IMF sees lower global growth; rich nations to fare better

07 October 2015

The International Monetary Fund's latest World Economic Outlook  foresees lower global growth compared to last year, with modest pickup in advanced economies and a slowing in emerging markets, primarily reflecting weakness in some large emerging economies and oil-exporting countries.

Six years after the world economy emerged from its broadest and deepest postwar recession, the holy grail of robust and synchronised global expansion remains elusive, said Maurice Obstfeld, the IMF's economic counsellor and director of the research department.

Despite considerable differences in country-specific outlooks, the new forecasts mark down expected near-term growth marginally but nearly across the board. Moreover, downside risks to the world economy appear more pronounced than they did just a few months ago, Obstfeld said.

Global real GDP grew at 3.4 per cent last year, and is forecast to grow at only 3.1 per cent this year. Growth is expected to rebound to 3.6 per cent next year.

These forecasts reflect a world economy that is at the intersection of at least three powerful forces, Obstfeld noted. First, China's economic transformation away from export- and investment-led growth and manufacturing in favour of a greater focus on consumption and services; second, and related, the fall in commodity prices; and third, the impending increase in US interest rates, which can have global repercussions and add to current uncertainties.

In this global environment, with the risk of low growth for a long time, the WEO underlines the need for policymakers to raise actual and potential growth.

Growth in advanced economies is projected to increase modestly to 2 per cent this year and 2.2 per cent next. This year's pickup reflects primarily a strengthening of the modest recovery in the euro area and a return to positive growth in Japan, supported by declining oil prices, accommodative monetary policy, and improved financial conditions, and in some cases, currency depreciation.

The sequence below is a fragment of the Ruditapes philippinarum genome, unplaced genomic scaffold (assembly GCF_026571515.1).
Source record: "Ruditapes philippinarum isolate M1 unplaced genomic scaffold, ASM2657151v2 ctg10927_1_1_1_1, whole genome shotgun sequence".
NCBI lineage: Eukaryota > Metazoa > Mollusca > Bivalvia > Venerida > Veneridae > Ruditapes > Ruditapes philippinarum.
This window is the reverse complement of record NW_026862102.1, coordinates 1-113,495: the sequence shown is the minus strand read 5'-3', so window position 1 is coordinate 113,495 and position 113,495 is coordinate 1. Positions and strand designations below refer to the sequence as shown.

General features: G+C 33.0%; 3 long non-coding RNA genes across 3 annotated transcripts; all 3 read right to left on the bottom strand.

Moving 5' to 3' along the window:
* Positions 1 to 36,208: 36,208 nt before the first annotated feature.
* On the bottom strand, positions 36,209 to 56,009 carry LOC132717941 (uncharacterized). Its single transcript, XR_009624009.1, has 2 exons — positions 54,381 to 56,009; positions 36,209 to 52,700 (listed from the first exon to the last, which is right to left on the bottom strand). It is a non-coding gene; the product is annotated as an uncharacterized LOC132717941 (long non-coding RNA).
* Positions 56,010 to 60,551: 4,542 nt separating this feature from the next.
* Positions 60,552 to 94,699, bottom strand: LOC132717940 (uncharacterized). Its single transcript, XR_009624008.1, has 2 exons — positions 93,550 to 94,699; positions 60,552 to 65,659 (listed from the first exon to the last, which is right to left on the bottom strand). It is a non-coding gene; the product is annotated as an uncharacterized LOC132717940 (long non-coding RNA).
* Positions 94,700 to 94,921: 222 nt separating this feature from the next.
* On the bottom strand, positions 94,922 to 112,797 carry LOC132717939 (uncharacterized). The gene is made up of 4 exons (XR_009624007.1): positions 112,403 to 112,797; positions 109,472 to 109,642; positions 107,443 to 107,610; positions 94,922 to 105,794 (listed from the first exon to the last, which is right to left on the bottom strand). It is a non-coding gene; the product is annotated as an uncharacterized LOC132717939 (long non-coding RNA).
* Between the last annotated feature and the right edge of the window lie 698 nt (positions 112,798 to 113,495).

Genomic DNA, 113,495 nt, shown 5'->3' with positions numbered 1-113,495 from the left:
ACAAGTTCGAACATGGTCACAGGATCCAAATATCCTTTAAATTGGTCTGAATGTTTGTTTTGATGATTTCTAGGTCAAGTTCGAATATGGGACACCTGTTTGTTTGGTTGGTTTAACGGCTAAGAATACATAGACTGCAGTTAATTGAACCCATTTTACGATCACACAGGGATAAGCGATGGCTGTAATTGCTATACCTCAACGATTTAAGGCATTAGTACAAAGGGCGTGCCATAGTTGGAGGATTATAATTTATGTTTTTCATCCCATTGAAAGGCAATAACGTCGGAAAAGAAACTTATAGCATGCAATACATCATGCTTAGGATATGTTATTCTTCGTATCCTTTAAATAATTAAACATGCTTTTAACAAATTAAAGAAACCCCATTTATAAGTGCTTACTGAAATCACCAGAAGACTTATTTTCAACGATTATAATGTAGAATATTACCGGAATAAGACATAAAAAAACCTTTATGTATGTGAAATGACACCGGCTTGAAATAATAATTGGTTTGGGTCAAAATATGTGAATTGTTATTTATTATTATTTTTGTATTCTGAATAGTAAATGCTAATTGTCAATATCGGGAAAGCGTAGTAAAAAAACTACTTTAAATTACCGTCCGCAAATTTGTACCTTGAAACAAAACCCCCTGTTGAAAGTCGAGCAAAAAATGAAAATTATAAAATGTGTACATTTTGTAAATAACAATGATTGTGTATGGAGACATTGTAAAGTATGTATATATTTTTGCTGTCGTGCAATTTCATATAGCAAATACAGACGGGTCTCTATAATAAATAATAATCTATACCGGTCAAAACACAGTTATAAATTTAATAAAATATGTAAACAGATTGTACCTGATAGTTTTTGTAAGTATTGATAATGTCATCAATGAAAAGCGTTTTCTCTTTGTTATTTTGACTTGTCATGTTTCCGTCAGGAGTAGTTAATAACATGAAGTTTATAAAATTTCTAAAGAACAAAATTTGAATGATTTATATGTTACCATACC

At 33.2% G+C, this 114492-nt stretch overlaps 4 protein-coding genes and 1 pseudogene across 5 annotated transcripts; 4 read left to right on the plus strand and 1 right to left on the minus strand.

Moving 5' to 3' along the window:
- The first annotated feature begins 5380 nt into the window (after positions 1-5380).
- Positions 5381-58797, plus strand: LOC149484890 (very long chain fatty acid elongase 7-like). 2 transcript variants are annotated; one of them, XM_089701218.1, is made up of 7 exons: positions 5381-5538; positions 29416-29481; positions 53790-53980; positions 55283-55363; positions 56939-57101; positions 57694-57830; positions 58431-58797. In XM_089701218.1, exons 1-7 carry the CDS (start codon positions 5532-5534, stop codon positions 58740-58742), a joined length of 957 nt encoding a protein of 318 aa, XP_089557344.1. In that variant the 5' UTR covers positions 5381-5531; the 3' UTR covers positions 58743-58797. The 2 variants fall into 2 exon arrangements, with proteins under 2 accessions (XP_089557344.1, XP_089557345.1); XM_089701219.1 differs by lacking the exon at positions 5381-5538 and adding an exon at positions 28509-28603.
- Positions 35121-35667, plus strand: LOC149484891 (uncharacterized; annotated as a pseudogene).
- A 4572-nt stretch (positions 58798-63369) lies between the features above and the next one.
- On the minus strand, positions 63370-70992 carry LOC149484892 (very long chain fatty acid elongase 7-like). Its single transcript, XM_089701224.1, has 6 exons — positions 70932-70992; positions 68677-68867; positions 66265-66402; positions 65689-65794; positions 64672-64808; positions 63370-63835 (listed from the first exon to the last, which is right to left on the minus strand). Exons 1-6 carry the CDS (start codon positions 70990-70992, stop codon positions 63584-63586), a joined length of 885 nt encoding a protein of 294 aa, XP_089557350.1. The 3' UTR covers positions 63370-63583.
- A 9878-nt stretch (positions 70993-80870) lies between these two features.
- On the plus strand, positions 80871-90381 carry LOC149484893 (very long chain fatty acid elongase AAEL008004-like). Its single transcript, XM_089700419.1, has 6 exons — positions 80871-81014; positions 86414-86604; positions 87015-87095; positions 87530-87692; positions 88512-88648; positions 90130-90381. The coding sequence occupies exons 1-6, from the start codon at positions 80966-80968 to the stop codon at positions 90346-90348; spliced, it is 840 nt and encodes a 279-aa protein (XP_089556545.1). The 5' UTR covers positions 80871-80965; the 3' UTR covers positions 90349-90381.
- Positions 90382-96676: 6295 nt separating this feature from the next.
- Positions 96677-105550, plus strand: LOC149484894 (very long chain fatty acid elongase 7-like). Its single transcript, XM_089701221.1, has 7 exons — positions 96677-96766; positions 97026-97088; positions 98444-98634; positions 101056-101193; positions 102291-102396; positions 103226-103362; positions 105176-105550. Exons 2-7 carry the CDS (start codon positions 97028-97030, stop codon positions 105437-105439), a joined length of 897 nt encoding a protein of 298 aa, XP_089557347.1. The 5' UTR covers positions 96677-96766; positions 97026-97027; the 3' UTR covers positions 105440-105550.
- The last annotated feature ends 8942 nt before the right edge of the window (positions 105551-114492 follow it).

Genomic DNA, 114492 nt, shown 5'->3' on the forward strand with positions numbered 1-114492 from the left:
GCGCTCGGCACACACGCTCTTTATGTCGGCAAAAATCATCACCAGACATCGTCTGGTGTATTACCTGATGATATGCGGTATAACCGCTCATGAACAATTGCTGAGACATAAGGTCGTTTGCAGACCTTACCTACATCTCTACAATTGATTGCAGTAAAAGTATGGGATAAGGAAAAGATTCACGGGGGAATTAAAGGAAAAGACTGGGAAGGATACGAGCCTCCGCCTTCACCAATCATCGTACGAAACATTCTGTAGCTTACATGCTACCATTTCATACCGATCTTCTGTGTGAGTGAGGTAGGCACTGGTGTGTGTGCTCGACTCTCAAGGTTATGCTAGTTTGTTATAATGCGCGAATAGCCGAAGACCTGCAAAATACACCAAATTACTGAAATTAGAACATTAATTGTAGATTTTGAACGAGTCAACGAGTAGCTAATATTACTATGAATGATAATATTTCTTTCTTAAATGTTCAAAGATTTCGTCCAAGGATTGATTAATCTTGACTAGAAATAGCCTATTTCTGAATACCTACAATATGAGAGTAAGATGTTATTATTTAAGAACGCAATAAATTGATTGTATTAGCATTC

While growth is expected to increase in 2016, especially in North America, medium-term prospects remain subdued, reflecting a combination of lower investment, unfavorable demographics, and weak productivity growth.

Growth prospects in emerging markets and developing economies vary across countries and regions. But the outlook in 2015 is generally weakening, with growth for these economies as a group projected to decline from 4.6 per cent in 2014 to 4.0 per cent in 2015.

External conditions are becoming more difficult for most emerging economies. The prospect of rising US interest rates and a stronger dollar has already contributed to higher financing costs for some borrowers, including emerging and developing economies. And while the growth slowdown in China is so far in line with forecasts, its cross-border repercussions appear larger than previously envisaged, including through weaker commodity prices and reduced imports.

The projected rebound in growth in emerging market and developing economies in 2016 therefore reflects not a general recovery, but mostly a less deep recession or a partial normalization of conditions in countries in economic distress in 2015 (including Brazil, Russia, and some countries in Latin America and in the Middle East), spillovers from the stronger pickup in activity in advanced economies, and the easing of sanctions on the Islamic Republic of Iran.

Growth in low-income developing economies is expected to slow to 4.8 per cent in 2015, from 6 per cent in 2014, in large part due to weak commodity prices and the prospect of tighter global financial conditions. Some countries (e.g., Kyrgyz Republic, Mozambique) have been running large current account deficits, benefiting from easy access to foreign savings and abundant foreign direct investment, especially in resource-rich countries, and hence are particularly vulnerable to external financial shocks.

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